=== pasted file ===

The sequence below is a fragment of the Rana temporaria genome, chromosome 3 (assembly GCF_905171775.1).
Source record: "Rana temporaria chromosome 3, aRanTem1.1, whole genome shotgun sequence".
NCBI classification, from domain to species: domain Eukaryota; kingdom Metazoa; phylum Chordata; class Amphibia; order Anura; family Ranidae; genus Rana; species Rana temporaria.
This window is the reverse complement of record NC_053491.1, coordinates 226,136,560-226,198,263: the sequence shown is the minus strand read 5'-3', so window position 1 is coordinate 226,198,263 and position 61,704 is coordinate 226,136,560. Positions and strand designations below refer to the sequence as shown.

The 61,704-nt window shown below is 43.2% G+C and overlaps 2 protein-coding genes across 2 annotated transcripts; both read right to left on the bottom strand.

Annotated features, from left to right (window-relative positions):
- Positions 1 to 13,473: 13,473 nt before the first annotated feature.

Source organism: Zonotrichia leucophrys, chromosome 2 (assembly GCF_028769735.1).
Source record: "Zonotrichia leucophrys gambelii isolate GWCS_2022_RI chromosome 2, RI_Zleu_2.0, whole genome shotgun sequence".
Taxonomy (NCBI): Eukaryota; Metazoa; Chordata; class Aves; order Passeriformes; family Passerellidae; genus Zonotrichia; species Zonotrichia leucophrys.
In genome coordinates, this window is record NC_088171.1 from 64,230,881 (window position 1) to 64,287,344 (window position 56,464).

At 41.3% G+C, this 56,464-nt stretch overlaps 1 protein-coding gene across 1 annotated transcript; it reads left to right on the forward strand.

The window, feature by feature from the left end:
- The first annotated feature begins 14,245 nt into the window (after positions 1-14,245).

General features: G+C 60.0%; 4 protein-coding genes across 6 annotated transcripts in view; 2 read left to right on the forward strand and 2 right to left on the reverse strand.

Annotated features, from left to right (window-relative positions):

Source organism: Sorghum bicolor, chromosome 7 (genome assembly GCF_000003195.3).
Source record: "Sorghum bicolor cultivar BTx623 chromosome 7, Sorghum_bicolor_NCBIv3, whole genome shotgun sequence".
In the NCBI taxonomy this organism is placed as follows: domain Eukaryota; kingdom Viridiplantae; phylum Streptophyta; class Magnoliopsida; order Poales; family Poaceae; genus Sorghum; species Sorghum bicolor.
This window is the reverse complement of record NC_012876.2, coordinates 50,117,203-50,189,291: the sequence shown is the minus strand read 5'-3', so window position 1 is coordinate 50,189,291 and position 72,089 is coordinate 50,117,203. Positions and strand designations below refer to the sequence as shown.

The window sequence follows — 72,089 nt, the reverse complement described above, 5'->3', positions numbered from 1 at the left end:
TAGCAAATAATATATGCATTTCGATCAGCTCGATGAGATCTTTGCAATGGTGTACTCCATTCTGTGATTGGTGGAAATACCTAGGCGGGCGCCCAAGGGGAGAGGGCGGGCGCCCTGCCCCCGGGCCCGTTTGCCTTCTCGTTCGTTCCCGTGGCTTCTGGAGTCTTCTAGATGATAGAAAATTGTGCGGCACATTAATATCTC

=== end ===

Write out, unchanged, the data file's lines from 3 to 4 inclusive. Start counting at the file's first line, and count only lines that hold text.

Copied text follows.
NCBI classification, from domain to species: domain Eukaryota; kingdom Metazoa; phylum Chordata; class Amphibia; order Anura; family Ranidae; genus Rana; species Rana temporaria.
This window is the reverse complement of record NC_053491.1, coordinates 226,136,560-226,198,263: the sequence shown is the minus strand read 5'-3', so window position 1 is coordinate 226,198,263 and position 61,704 is coordinate 226,136,560. Positions and strand designations below refer to the sequence as shown.